Note on José Esteban Muñoz’ “Ephemera as Evidence” // Letting go of things that do not serve us

Rigor mortis

José Esteban Muñoz (1996) “Ephemera as Evidence: Introductory Notes to Queer Acts.Women and Performance. Vol. 8, Iss. 2. pp7-8. 

This week I was reading the above cited article by José Esteban Muñoz, when I was struck by the passage which I have excerpted and marked.

At the beginning of the coronavirus, I had this feeling that we were all in a stage play, wearing our costumes, holding our props, and speaking our lines from a well known script. All of a sudden that script, those words, vanished. And we were left holding ourselves in absurd postures, wearing costumes that did not fit us. At that initial moment of crisis, back in March, it felt strange, and often wrong, to be going through the motions. The starkness of crisis revealed the contours of intellectual structures and practices that we have irresistibly carried with us, but not consciously wished to do so. Cultures, traditions, structures of thought persist through repetitions, internalizations, citations; these are living and embodied practices. When the coronavirus revealed what it was we were actually doing — when the national uprisings in the fight for Black Lives underlined what we have been doing, what we are still doing — these were and are moments to reframe how we relate to ourselves and to each other. To return, then, to Muñoz’ words:

“This is true despite the fact that, on the level of publishing and not much else, alterity is currently in vogue… (I can not begin to count the times I have been advised—or I have advised—friends, colleagues, and students to make their projects look ‘straighter’: conservative in thematics and rigorous in methodology. Rarely do I suggest that someone ‘queer up’ their application for a fellowship or play up the heuristic or performative dimensions of a book proposal. Academically [p8] and institutionally the communities of scholars that I live in are often in the position of ideologically and theoretically dressing down.)”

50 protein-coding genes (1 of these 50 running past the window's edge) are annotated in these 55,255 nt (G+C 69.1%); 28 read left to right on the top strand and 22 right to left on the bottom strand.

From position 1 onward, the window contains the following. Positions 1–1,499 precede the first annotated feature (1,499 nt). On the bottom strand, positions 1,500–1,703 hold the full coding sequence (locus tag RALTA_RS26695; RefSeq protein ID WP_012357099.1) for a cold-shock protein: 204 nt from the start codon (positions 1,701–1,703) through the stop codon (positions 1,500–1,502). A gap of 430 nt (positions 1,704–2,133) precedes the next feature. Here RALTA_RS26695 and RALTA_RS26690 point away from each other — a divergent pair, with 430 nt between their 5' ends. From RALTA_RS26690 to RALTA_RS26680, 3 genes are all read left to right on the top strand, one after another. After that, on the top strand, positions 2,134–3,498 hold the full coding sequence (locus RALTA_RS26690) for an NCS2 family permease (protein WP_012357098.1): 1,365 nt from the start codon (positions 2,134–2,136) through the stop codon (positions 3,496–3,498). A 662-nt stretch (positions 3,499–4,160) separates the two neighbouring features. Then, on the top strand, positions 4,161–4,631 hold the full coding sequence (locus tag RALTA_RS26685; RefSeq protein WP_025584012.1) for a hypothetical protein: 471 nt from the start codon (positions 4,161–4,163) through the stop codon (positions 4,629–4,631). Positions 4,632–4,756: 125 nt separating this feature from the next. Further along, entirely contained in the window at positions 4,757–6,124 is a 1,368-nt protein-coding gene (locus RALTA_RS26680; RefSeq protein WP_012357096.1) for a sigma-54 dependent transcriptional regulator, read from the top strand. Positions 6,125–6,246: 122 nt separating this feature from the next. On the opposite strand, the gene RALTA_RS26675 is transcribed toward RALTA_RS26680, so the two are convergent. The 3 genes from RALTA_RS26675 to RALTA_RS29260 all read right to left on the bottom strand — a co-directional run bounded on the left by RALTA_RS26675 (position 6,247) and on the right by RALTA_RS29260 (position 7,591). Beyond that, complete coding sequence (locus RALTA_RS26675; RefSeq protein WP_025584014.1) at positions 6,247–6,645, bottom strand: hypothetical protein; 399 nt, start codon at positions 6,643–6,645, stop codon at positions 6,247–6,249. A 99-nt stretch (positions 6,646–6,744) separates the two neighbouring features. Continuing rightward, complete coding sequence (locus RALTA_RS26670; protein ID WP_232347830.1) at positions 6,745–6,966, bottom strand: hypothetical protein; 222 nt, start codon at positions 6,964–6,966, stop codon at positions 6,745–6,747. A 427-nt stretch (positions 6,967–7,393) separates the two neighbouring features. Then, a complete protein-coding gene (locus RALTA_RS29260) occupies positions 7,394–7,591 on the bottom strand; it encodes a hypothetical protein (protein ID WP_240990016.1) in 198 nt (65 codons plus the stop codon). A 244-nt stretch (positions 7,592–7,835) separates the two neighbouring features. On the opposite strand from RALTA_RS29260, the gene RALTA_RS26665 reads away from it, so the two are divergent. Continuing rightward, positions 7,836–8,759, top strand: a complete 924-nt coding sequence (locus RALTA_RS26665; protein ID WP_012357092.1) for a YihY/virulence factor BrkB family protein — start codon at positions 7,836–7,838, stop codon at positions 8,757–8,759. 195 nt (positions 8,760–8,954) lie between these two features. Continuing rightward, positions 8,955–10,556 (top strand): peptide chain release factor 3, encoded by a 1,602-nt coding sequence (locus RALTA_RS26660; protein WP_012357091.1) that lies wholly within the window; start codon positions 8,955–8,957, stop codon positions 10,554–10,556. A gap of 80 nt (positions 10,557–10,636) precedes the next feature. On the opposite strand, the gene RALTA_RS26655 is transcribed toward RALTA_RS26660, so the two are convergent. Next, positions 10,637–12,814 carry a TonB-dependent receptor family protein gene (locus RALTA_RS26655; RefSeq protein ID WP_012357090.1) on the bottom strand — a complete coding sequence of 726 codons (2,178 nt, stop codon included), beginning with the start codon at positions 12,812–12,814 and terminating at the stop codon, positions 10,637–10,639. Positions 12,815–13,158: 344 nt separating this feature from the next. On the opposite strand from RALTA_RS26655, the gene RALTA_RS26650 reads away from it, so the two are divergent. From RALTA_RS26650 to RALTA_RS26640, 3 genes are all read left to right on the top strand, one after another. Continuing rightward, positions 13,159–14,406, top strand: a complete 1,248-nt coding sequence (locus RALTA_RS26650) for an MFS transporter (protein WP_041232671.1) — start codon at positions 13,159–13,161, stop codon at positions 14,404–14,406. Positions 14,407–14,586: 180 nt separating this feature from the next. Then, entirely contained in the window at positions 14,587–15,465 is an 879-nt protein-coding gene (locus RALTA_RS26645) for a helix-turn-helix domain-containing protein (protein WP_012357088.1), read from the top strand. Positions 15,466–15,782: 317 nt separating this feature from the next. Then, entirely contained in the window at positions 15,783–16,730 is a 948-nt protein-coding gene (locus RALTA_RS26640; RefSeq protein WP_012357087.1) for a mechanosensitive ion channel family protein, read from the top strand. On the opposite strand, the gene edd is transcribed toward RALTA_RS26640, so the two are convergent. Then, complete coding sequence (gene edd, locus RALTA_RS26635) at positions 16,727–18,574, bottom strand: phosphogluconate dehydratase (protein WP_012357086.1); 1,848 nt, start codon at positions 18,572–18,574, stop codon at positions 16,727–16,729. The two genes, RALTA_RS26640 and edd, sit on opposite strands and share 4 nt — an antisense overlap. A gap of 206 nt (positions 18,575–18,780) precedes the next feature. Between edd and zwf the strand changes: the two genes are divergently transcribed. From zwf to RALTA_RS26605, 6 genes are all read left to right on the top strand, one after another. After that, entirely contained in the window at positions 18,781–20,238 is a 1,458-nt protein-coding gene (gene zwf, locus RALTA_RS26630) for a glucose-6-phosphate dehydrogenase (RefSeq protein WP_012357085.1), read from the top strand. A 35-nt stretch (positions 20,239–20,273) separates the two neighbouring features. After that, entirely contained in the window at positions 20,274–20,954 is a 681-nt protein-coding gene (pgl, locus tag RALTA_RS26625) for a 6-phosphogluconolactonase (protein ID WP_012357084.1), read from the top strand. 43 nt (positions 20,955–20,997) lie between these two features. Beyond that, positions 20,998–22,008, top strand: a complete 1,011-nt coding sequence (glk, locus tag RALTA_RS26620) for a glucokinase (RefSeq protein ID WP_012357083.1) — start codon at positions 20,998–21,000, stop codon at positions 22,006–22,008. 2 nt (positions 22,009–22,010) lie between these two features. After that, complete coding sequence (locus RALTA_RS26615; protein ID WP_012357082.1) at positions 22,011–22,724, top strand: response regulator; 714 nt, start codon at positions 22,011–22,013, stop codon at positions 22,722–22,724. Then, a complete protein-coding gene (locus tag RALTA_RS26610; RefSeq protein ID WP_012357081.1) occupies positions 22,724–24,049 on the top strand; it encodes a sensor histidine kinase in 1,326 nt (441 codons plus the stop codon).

In my field as much as any other, we are rooted in scholarly traditions and practices and proceed with these prior works as guides to our own thought, carrying these weights with us to load down and substantiate our own work. Yet, moments of rupture such as the ones we are currently experiencing reveal that there are other modes and practices which we desperately need. “Alterity” as a process seeks — not just “otherness”, and not just the “counter-cultural” — but, specifically, putting our eyes and our attention where it has not gone before. This means broadening our horizons, including texts and artefacts we haven’t considered before, citing the work of scholars outside of the gravitational pull of the citational traditions we currently have. But it also means examining our own interior commitments to structures which ultimately do not serve us.

Muñoz refers here to the process in which scholars and students learn to mute themselves, to form themselves into commodities based on the marketplace of scholarly desire which rewards presentations of comfortable sameness. Yet the image we’re supposed to be reflecting and performing is obsolete, artificial; the standards and shapes we replicate in our bodies and our thoughts are dependent upon eras in which we ourselves did not live, and which had values we no longer share. Muñoz wrote these words in 1996, but these processes are still happening around us and within us. Sara Ahmed wrote in Living a Feminist Life (2017: 4) about how feminist work must operate at the most interior level:

I began to realize what I already knew: that patriarchal reasoning goes all the way down, to the letter, to the bone. I had to find ways not to reproduce its grammar in what I said, in what I wrote; in what I did, in who I was.

We are living in rupture. Many things are shifting, opening, falling away. What stays and what goes? What inherited beliefs about scholarly and pedagogical practice — ideas and behaviours which never quite sat right with us in the first place — are we going to get rid of? What new words and new thoughts are we going to use?

Martha Graham, essays on the internet, Sara Ahmed; tempora cum causis (3)